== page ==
Biotic agents include life-forms that range in size from the smallest virus, measuring approximately 20 nanometres (0.000 000 8 inch) in diameter, to tapeworms that achieve lengths of 10 metres (33 feet). These agents are commonly grouped as viruses, rickettsiae, bacteria, fungi, and parasites. The disease that these organisms cause is only incidental to their struggle for survival. Most of these agents do not require a human host for their life cycles. Many survive readily in soil, water, or lower animal species and are harmless to humans. Other living organisms, which require the temperature range of endothermic (warm-blooded) animals, may flourish on the skin or in the secretions of fluids of the mouth or intestinal tract but do not invade tissue or cause disease under normal conditions. Thus there is a distinction to be made between infection and disease.

      All animals are infected with biotic agents. Those agents that do not cause disease are termed nonpathogenic, or commensal (commensalism). Those that invade and cause disease are termed pathogenic. Streptococcus viridans bacteria, for example, are found in the throats of more than 90 percent of healthy persons. In this area they are not considered pathogenic. The same organism cultured from the bloodstream, however, is highly pathogenic and usually indicates the presence of the disease subacute bacterial endocarditis (chronic bacterial invasion of the valves of the heart). In order for such nonpathogenic agents to achieve pathogenicity, they obviously must overcome the defenses of the host. Most biotic agents require a portal of entry through the intact skin or mucosal linings of the body. They must be present in sufficient number to escape the phagocytes. They must be capable of surviving the inflammatory and immune response. Ultimately, to induce disease, they must have sufficient virulence and invasiveness to cause significant tissue injury.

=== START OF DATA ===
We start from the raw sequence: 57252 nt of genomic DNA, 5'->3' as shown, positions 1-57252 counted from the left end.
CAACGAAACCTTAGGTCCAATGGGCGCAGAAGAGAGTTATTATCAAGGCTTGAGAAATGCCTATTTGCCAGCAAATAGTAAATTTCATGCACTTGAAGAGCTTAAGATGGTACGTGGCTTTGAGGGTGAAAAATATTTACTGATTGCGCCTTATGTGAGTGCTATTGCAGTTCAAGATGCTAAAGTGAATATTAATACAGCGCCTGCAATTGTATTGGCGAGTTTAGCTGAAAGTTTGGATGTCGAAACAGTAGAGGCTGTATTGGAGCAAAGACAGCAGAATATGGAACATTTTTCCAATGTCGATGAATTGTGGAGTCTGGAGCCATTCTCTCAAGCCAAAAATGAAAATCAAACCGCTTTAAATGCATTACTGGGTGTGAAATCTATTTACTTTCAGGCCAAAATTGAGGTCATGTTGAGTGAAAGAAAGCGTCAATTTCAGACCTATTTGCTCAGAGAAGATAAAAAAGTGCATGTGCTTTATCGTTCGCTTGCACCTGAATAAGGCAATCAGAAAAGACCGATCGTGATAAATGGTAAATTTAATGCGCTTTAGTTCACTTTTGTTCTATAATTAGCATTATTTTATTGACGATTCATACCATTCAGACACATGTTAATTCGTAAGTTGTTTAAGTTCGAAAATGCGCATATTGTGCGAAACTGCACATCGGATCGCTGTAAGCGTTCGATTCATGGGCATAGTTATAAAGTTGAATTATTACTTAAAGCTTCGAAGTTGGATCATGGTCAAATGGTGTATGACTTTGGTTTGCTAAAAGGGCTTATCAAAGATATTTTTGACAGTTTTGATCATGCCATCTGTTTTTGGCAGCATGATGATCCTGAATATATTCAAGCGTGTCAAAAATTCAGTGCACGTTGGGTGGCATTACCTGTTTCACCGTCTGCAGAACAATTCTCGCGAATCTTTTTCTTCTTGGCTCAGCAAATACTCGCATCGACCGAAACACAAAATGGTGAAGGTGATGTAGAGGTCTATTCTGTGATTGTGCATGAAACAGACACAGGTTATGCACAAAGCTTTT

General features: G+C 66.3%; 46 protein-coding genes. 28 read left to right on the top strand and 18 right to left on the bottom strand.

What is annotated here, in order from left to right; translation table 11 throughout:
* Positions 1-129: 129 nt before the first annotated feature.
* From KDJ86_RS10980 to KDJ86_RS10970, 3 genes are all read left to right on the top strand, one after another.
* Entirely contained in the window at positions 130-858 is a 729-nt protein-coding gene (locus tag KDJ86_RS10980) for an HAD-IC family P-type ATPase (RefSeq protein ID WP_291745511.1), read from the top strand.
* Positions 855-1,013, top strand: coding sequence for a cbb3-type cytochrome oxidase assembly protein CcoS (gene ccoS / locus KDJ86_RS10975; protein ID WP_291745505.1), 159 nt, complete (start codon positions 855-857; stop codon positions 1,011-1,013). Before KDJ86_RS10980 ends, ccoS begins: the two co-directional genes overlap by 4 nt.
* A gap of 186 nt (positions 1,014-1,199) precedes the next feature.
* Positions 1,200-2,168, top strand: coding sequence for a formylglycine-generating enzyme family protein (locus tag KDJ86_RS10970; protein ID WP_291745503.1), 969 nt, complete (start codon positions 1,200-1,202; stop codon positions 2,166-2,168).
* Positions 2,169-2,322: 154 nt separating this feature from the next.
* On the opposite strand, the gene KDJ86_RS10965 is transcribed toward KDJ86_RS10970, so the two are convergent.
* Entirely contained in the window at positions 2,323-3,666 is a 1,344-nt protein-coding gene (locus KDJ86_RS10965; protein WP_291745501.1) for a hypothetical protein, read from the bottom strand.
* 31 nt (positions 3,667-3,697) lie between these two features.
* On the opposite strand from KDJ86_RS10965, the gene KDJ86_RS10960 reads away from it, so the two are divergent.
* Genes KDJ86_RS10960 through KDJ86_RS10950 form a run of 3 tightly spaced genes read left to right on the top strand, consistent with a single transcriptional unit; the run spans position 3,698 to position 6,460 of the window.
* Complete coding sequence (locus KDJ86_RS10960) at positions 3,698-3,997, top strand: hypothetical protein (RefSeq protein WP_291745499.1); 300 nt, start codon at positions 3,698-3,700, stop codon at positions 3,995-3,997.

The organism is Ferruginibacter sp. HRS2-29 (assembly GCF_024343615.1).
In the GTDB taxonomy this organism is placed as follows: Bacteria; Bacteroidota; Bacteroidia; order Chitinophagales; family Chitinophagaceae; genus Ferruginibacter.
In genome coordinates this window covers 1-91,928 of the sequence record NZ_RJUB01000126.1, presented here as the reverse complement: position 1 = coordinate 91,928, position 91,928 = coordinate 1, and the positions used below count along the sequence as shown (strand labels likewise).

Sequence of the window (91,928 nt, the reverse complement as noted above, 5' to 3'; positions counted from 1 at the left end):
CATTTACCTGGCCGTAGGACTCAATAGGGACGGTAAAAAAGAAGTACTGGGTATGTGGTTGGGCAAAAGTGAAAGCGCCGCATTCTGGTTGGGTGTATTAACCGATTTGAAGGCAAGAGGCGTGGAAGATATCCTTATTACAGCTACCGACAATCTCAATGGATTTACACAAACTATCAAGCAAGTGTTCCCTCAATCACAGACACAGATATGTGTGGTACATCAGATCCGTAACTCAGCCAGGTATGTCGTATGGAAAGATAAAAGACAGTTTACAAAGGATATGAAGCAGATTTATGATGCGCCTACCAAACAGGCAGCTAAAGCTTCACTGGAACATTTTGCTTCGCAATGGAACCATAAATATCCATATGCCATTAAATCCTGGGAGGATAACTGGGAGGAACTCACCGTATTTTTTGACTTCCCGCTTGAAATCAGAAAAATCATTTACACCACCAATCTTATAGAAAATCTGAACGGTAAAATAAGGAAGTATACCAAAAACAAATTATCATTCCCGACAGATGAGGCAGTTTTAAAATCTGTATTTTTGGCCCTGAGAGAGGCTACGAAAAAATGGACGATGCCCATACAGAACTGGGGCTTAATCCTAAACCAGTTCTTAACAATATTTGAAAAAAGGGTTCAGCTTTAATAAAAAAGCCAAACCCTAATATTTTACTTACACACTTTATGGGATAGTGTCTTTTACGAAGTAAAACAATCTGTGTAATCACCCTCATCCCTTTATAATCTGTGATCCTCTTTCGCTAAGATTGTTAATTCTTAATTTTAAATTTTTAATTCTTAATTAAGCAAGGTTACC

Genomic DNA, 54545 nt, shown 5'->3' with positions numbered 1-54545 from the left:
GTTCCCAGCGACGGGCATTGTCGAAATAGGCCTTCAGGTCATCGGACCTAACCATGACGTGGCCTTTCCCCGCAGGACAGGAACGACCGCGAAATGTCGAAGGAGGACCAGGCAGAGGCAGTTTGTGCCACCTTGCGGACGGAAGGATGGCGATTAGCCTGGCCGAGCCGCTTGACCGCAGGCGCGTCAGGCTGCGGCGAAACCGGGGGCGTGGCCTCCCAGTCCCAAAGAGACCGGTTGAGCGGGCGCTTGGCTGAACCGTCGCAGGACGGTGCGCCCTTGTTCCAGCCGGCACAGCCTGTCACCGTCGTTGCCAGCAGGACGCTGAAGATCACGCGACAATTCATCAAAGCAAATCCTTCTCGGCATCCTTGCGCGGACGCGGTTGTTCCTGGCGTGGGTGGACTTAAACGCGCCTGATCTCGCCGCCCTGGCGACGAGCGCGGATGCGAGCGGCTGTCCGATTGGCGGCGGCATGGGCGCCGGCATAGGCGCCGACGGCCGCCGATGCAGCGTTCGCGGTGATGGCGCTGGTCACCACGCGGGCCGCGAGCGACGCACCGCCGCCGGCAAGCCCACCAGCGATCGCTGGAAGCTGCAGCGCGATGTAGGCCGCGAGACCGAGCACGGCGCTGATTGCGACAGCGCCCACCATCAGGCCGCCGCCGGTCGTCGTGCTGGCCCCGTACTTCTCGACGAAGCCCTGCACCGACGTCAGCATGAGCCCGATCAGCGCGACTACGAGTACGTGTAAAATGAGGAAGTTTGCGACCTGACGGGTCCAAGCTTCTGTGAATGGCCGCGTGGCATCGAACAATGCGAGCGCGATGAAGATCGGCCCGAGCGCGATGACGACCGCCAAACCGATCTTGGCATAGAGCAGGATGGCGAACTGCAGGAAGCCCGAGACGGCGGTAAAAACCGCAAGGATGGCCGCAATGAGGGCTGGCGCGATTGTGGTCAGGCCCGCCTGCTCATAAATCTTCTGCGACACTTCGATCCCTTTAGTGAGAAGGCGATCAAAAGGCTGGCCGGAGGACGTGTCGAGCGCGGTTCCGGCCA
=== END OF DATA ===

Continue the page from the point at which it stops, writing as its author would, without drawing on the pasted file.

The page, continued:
Invasiveness and virulence
      Invasiveness is the capability of penetrating and spreading throughout tissues. Remarkably, little is known of the factors that condition it. In a few instances enzymes produced by biotic agents have been identified that are capable of breaking down the integrity of the supporting tissues of the body, thereby preparing a pathway for the spread of the organism.

      Only very few bacteria release such enzymes, however, and there are marked differences in invasiveness to be found among the various types of bacteria. The organism that causes diphtheria (Corynebacterium diphtheriae), for example, is capable of invading only the surface cells of the mouth and throat. The disease that results is caused by the production of a powerful exotoxin (a chemical substance produced by the organism and released into the surrounding tissues) that is absorbed into the bloodstream from the local infection within the throat. This exotoxin causes major damage in the heart and the nervous system. The diphtheria bacillus, therefore, is an example of a serious infection in which the organism has low invasiveness. In contrast, the bacterium that causes syphilis (Treponema pallidum) has a high degree of invasiveness. It is one of the rare biotic agents that are capable of penetrating intact skin and mucosal linings of the body.